Under a royal blue sky, we’re hurtling south along a smooth multi-lane freeway amid a sea of rolling greens hills. Waves of lush forestation, palm farms, and tea plantations stretch into the horizon. Malaysia is a dynamic melting pot that Malays, Indians, Chinese, and a host of others call home—and where the best of each fuses into a culinary and social scene unlike anywhere else in the world.
My R 1150 GS pulls firmly as I lean into a fast bend with Lisa just a few feet behind me. We’re among 25 new friends and BMW riders who’ve joined us to provide an escort into one of Asia’s most vibrant countries, Malaysia.
The Petronas Towers, a Modern Marvel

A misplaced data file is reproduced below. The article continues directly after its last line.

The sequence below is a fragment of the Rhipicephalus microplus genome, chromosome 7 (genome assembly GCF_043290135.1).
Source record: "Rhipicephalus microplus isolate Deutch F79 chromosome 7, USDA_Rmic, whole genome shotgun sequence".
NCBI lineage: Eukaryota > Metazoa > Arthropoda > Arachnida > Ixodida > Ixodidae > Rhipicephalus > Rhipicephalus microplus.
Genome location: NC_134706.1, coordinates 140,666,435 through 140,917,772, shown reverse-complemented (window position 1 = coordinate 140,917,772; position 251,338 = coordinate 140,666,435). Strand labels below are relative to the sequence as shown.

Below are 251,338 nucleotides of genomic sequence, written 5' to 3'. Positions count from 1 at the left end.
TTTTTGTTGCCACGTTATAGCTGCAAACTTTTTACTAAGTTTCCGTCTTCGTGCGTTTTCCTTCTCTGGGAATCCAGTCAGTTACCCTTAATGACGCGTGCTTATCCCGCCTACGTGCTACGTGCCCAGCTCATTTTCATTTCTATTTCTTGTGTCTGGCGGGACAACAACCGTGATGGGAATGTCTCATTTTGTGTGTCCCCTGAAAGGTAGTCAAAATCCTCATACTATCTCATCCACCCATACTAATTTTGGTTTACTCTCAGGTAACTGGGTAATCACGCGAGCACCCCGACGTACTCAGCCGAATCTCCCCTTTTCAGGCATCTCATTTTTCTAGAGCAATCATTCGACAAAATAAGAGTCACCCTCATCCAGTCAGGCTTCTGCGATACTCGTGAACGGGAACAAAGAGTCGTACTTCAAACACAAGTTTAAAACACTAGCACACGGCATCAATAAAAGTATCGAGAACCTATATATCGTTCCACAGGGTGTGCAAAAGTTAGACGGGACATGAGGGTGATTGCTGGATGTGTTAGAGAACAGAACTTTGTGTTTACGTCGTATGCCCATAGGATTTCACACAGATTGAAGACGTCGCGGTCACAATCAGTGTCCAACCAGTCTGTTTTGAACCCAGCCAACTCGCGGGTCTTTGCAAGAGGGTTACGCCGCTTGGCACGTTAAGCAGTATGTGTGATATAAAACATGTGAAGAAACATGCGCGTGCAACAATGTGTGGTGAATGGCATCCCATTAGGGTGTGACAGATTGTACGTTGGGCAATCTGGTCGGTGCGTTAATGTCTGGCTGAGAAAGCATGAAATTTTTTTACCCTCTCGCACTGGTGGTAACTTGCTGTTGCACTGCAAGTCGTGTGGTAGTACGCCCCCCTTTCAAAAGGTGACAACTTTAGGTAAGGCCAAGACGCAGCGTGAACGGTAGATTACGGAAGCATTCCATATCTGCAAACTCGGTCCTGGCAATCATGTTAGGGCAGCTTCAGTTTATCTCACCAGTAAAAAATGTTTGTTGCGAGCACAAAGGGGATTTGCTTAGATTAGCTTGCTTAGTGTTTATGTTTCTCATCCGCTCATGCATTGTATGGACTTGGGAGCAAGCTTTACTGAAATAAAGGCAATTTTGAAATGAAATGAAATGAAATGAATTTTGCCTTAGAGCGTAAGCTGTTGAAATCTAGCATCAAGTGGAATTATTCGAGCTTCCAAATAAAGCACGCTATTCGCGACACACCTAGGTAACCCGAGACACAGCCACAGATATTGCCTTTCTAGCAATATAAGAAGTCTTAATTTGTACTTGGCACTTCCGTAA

Ivan, on his R 1200 GS, is just ahead; we’d met him months ago in northern Thailand and gratefully accepted his offer of an apartment room in Kuala Lumpur (or KL) for our first few nights here. Hard on the throttle, we’re 125 miles north of KL and working to keep up with the rapid pace of our group. We slice through the center of the Kinta Valley and past the Perak State city of Ipoh with its architectural mélange of colonial austerity and Chinese shop fronts. As evening sets in, we’ve exchanged countryside for suburbs, and our freeway is now lit in fluorescent orange and bright neon blues resembling a scene from the sci-fi adventure film Tron. We merge carefully into the traffic entering Greater Kuala Lumpur, a city that 1.6 million people call home. Surrounded by car exotica, we ogle the latest and greatest offerings from BMW, Mercedes, Porsche, and Ferrari before finally reaching Ivan’s sky-rise apartment in Damansara Perdana, one of KL’s wealthier suburbs. Our band of riders has shrunk to three as each has peeled off to find their own way home.